Theater without actors, a play without a plot, a cast only in absence, and action through inanimate light and sound.
Gabriel Lester’s “Super Sargasso-Sea (phantom play #1)” is theater distanced from life to expand its medium-specific conventions: a perverse theater perpetuating its own extinction, only to emerge again as a new “theaterless theater”. No remorse necessary, because Lester fills this actorless void with a sculptural set activated by light and sound.
Lester’s loose plot is printed in the playbill. During this 30-minute play, a scientist, his fiancee, their firstborn, a dog, and a cat together experience great misfortune: the young couple dies in successive fatal accidents, leaving their firstborn (named “Creature”) an orphan. Characters are represented in absence strictly through light and sound interacting on a sculptural stage. Viewers are given authority regarding the plot because without overt actors progressing the scenes through active dialogue, action is regarded on a completely individual level; all will experience this play in different ways because without hard-edged parameters, we have choices.
It is important for art to break through its own parameters. This is reflective of societal flux ever expanding in search of a perfect plateau. Once art is removed from assumptions it enters a space of unknown. To some, this expanse of possibilities is self-affirmative. However, not all want choice when it comes to engaging with entertainment. In the playbill Adam Kleinmen insightfully writes:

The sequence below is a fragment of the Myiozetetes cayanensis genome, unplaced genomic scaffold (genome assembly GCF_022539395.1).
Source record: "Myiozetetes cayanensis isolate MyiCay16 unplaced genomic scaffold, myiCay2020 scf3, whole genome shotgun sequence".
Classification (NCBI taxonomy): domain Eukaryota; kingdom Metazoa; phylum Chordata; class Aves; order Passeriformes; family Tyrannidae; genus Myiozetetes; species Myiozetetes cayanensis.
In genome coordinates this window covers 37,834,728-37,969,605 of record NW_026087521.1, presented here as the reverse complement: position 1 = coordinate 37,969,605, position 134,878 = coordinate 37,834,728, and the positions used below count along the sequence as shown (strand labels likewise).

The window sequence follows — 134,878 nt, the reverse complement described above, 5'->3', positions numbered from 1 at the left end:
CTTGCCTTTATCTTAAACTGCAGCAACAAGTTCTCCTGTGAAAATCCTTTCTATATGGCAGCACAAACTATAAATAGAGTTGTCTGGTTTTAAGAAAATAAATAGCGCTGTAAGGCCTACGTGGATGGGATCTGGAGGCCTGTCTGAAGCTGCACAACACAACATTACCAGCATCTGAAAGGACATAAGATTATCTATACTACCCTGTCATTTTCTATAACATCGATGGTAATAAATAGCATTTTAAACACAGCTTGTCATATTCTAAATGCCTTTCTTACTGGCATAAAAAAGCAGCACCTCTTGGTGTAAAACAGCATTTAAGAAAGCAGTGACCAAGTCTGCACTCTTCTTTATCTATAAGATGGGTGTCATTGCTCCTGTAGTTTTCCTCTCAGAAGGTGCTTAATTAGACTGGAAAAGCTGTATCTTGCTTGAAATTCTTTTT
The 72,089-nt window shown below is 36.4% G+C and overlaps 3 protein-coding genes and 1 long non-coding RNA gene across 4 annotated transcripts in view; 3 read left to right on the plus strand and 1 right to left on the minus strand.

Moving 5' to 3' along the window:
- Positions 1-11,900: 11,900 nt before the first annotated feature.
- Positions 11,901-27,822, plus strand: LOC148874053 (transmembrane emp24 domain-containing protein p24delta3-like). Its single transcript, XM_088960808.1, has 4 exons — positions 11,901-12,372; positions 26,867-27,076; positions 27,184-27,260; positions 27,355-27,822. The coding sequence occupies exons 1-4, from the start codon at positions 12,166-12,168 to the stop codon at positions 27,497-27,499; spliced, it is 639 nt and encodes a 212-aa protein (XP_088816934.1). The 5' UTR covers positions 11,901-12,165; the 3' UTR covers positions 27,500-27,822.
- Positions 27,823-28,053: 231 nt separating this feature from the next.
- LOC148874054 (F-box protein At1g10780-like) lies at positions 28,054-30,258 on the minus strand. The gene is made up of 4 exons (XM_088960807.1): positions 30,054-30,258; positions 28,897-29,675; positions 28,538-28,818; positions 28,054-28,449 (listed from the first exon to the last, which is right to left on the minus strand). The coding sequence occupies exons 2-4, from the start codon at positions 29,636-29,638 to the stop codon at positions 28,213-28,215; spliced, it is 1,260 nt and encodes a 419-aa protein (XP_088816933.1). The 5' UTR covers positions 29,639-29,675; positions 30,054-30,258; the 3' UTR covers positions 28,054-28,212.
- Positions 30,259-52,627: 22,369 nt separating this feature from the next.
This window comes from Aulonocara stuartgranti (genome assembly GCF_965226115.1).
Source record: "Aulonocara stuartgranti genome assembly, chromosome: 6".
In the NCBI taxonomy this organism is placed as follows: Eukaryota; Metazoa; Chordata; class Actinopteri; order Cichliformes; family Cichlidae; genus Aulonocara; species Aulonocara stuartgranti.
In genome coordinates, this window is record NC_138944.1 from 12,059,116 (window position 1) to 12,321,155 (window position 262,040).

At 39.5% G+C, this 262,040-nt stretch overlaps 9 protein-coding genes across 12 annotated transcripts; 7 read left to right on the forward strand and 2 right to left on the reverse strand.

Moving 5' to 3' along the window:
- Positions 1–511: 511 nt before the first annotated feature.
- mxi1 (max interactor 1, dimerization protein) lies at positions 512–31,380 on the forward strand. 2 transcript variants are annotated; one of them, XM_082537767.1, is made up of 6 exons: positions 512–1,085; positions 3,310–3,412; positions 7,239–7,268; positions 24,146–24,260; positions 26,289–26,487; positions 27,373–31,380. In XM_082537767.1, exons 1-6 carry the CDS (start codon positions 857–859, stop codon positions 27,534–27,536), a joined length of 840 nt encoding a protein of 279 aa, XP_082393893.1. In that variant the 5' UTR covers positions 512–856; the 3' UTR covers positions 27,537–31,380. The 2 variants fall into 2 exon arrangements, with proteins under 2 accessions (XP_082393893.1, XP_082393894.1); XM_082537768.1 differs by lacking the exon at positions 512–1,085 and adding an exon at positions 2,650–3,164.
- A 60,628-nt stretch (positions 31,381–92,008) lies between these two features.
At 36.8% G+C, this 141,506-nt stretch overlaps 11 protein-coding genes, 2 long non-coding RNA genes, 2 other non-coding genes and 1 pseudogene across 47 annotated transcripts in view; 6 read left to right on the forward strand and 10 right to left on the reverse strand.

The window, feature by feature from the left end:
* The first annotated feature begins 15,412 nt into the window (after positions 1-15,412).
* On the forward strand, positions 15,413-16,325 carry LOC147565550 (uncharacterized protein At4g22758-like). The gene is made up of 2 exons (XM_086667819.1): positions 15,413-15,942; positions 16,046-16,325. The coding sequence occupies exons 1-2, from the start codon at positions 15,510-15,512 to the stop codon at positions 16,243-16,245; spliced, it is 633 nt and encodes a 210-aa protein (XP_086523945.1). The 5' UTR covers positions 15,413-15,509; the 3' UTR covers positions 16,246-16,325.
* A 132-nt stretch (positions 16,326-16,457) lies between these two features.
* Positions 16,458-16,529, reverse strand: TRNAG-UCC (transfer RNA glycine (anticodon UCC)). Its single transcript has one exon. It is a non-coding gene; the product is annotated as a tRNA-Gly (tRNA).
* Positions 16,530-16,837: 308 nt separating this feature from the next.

“Thinking is hard. The brain links inputs to ideas, but needs to do so quickly. If not, you’ll overload. Snap judgments follow preconceived notions so as to limit processing power to get you through the day.”
Traditionally plays guide us towards meaning through preconceived notions. We know what we will experience from the play’s categorized genre. The meaning in Lester’s play is not so obvious, and it may not even have a symbolic truth value. It may be an exercise in pushing theater to its limits. Read into this play as much as you would like; experience it as a visual metaphor for the paragraph long plot synopsis in the play bill, or, enjoy it on technical grounds as an aesthetic journey through sounds and light. This play expands genre barriers, and it does so enchantingly.